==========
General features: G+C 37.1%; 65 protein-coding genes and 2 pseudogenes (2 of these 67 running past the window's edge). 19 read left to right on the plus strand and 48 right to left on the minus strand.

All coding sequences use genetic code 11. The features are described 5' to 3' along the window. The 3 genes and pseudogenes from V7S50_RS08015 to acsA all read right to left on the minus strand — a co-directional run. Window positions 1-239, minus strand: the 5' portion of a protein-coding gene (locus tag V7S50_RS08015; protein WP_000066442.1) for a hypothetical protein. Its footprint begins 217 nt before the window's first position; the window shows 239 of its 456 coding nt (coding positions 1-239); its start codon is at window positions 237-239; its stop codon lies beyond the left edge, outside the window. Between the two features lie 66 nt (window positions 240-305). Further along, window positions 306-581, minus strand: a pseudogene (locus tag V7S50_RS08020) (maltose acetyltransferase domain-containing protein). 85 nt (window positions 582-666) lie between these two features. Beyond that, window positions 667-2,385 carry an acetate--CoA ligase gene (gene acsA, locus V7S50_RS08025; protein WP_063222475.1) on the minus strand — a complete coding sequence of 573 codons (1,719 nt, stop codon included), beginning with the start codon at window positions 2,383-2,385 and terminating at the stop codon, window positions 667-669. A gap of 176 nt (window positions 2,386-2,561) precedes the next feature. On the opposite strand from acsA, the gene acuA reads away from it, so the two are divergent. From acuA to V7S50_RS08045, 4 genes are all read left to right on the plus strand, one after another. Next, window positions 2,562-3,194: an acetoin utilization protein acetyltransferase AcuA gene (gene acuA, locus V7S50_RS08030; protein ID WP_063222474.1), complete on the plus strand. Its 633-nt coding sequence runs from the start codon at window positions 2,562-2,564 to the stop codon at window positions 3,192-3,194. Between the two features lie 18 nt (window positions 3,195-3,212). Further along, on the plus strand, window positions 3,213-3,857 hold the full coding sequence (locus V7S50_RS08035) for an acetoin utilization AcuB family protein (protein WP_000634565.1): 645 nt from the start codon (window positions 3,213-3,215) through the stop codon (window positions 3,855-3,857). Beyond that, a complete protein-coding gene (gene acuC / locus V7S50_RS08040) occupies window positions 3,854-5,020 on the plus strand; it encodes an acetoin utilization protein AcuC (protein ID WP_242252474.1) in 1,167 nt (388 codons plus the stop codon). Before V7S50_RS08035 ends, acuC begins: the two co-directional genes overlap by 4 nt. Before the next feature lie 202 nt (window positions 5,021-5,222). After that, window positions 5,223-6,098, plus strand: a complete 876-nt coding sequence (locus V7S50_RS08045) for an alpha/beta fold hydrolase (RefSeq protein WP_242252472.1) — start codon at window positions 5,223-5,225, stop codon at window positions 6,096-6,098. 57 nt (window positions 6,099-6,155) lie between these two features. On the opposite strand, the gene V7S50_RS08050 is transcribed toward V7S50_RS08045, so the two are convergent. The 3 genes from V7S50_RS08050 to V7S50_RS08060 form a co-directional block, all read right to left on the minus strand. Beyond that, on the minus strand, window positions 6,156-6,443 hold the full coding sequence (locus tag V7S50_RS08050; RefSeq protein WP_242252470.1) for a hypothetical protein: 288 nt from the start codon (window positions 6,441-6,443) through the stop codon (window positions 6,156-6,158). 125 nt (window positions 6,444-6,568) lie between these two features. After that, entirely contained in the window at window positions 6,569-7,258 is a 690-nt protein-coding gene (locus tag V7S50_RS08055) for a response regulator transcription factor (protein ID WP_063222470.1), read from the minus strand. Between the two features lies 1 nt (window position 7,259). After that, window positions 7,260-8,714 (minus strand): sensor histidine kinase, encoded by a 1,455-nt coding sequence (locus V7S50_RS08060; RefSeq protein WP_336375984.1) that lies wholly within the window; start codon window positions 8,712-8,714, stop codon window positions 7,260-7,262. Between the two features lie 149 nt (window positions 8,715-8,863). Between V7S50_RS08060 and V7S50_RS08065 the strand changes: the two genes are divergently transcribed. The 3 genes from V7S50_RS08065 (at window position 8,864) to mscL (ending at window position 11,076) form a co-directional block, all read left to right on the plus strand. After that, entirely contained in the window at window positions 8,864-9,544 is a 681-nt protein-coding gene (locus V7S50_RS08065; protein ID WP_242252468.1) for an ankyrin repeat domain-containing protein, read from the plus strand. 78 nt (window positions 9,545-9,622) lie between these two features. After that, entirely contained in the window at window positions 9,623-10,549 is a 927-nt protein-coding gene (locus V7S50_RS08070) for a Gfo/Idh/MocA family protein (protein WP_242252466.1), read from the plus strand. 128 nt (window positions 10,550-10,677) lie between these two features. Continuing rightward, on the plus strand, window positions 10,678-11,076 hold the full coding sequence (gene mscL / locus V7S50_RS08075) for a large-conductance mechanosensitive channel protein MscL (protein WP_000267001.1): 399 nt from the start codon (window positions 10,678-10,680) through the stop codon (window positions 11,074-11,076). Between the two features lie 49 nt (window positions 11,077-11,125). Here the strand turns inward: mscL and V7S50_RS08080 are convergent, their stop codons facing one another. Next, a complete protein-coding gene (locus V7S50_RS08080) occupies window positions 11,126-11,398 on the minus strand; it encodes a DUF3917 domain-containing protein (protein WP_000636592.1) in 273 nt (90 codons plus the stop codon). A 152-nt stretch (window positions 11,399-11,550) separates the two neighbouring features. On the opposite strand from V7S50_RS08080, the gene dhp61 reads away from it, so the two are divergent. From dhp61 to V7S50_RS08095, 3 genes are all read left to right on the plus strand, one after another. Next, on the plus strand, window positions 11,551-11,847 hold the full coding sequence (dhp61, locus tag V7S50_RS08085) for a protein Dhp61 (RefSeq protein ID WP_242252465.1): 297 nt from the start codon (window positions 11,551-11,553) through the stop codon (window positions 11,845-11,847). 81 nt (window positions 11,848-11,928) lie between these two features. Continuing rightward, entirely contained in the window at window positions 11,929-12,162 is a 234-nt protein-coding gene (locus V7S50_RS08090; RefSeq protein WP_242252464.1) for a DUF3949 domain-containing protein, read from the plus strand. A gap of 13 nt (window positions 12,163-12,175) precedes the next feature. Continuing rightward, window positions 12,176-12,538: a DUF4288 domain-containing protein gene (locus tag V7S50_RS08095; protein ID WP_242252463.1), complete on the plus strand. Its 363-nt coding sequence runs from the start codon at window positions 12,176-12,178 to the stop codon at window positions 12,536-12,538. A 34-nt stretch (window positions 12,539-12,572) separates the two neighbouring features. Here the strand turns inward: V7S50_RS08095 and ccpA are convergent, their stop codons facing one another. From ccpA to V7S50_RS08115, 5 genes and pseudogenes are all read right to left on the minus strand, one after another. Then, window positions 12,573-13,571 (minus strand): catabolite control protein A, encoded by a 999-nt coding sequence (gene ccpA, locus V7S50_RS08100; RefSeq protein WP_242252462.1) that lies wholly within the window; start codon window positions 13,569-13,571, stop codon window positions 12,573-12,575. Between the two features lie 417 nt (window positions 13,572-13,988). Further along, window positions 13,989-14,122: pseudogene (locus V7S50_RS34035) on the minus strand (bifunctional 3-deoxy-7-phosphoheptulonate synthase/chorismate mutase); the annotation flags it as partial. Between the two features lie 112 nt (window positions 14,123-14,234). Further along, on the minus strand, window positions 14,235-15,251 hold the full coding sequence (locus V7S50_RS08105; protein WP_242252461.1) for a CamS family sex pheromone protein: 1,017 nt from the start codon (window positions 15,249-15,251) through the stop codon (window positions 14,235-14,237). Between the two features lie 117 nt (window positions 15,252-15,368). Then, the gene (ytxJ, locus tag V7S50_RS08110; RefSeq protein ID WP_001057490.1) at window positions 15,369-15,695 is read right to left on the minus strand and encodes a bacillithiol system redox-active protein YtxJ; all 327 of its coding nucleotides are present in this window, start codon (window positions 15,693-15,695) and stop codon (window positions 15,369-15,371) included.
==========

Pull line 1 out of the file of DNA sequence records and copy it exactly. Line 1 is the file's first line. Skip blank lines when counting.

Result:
General features: G+C 37.1%; 65 protein-coding genes and 2 pseudogenes (2 of these 67 running past the window's edge). 19 read left to right on the plus strand and 48 right to left on the minus strand.